There you have it.  No pagan influence, just a desire to know the dates that forever changed the history of the world.

Now, are there unbiblical, and even un-Christian, traditions in our culture that surround the Christmas holiday?  Absolutely!  And if they lead you to avoid Christmas, then by all means you are correct to do so.

But if you are satisfied in your mind that Christmas is a time to reflect, remember, and give thanks to a loving God who willingly came to Earth as one of us, ultimately to sacrifice Himself for our sins, then by all means celebrate the day without a trace of guilt.

If God judges us on accidental paganism, we’re all doomed.  The wedding ring is a tradition that started in ancient Egypt.  The days of the week are named for pagan gods (in English, anyway).

The apostle Paul put it best:

One person esteems one day as better than another, while another esteems all days alike. Each one should be fully convinced in his own mind. The one who observes the day, observes it in honor of the Lord. The one who eats, eats in honor of the Lord, since he gives thanks to God, while the one who abstains, abstains in honor of the Lord and gives thanks to God.

Romans 14:5-6 (ESV)

Be convinced in your own mind. If you keep Christmas, or if you do not, do it for the Lord.

Merry Christmas, and may God richly bless you and your family.

_______

Derek Gilbert
www.derekpgilbert.com

Last Clash of the Titans: The Prophesied War Between Jesus Christ and the Gods of Antiquity | LastClashOfTheTitans.com
The Great Inception: Satan’s PSYOPs from Eden to Armageddon | TheGreatInception.com

The Day the Earth Stands Still: Unmasking the Old Gods Behind ETs and UFOs (with Josh Peck) | OfficialDisclosure.com

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Weekly Bible study: The Gilbert House Fellowship

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The end of the Sumerian poem Enmerkar and the Lord of Aratta is mostly missing, but it appears that Enmerkar ultimately triumphed over his rival. Other stories suggest that Enmerkar, who I believe was the biblical Nimrod (I make that case in my book, The Great Inception), later marched the army of Uruk to Aratta and conquered it.

This is consistent with archaeological evidence of the Uruk Expansion, which covers the period from about 3500 B.C. to about 3100 B.C. Although scholars usually downplay the violence that created the world’s first empire, Uruk spread its influence as far away as northwest Iran and southeastern Turkey. Pottery from Uruk has been found are more than 500 miles away from the city. To put it into context, Uruk at its peak controlled more territory than Iraq under Saddam Hussein.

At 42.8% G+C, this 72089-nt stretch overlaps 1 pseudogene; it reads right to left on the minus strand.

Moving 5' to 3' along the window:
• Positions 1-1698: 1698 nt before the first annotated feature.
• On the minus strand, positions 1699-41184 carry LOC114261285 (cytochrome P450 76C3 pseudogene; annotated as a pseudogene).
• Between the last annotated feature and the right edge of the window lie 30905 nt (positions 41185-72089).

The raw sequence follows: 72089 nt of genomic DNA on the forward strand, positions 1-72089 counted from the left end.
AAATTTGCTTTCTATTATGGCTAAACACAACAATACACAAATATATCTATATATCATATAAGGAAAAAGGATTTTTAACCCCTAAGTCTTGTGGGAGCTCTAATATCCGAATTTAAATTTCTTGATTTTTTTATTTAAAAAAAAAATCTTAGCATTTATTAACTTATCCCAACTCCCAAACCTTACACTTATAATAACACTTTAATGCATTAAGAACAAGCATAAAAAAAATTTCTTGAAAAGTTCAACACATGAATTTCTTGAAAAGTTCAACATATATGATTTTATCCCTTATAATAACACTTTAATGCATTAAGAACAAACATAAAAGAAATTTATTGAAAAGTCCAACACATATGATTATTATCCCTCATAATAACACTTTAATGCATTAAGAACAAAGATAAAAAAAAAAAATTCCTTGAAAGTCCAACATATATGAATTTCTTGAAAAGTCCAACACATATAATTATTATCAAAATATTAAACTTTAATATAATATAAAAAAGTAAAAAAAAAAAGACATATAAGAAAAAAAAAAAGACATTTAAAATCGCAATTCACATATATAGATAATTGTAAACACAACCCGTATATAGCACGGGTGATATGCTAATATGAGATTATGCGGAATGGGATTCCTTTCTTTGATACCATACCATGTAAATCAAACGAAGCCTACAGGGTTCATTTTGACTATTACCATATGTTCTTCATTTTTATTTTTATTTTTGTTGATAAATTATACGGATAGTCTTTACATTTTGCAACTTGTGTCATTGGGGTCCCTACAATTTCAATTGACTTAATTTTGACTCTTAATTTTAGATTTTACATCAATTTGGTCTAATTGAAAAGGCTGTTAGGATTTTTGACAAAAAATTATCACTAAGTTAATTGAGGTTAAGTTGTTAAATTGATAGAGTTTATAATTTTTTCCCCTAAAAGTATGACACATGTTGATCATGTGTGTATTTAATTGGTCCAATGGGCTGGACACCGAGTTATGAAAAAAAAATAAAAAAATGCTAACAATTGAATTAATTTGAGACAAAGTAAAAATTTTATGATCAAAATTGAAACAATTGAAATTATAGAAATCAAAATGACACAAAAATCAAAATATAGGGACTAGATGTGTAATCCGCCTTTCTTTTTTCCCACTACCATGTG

This was not always a peaceful endeavor. An ancient city called Hamoukar in northeast Syria was destroyed and burned by an army from Uruk sometime around 3500 B.C. Scholars have identified the origin of the army by the pottery they left behind. Hamoukar was overwhelmed and then burned by attackers who used clay bullets fired from slings to defeat the city’s defenders. Strangely, what appears to have been a trading post from Uruk outside the city was destroyed, too, suggesting that maybe the men sent by Uruk to keep the locals in line had gone native.

That was how the kingdom of Nimrod obtained materials like jewels, copper, silver, lead, gold, timber, wine, and other things that were scarce in the plains of Sumer.

Of course, there is no way we’ll ever know for certain that Nimrod was Enmerkar, and that he was responsible for the Uruk Expansion—which is a nice way of describing the process of conquering everybody within a two-month march of home. Artifacts from Uruk are found everywhere in the Near East, especially a type of pottery called the beveled-rim bowl. This is significant because it offers a glimpse into the way the society of Uruk was organized.

Scholars have found that the society just before the Uruk period, the Ubaid culture, became more stratified as people moved from rural settlements to cities. The Ubaid civilization produced high-quality pottery, identified by black geometric designs on buff or green-colored ceramic. In contrast, around 3500 B.C., the Uruk culture developed the world’s first mass-produced product, the beveled-rim bowl.

The beveled-rim bowl is crude compared to the pottery from the Ubaid culture, but archaeologists have found a lotof them. About three-quarters of all pottery found at Uruk period sites are beveled-rim bowls. Scholars agree that these simple, undecorated bowls were made in molds rather than on wheels, and that they were probably used to measure out barley and oil for workers’ rations.

The way they were produced left the hardened clay too porous to hold liquids like water or beer. (Yes, the Sumerians brewed beer. Enki’s alternate name, Nudimmud, is a compound word: nu = “likeness” + dim = “make” + mud = “beer.” One could argue that Enki is the spirit of our age.)  The bowls were cheap and easy to make, so much so that they may have been disposable. At some archaeological sites, large numbers of used, unbroken bowls have been found in big piles. Basically, these cheap bowls were the Sumerian version of Styrofoam fast-food containers.

The concept of measuring out rations implies an employer or controlling central authority responsible for doling out grain and oil to laborers. It’s not a coincidence that the development of these crude bowls happened alongside Uruk’s emergence as an empire. After the flood, which we theorize marked the end of the Ubaid period, people again gravitated to urban settlements where they apparently exchanged their freedom for government rations.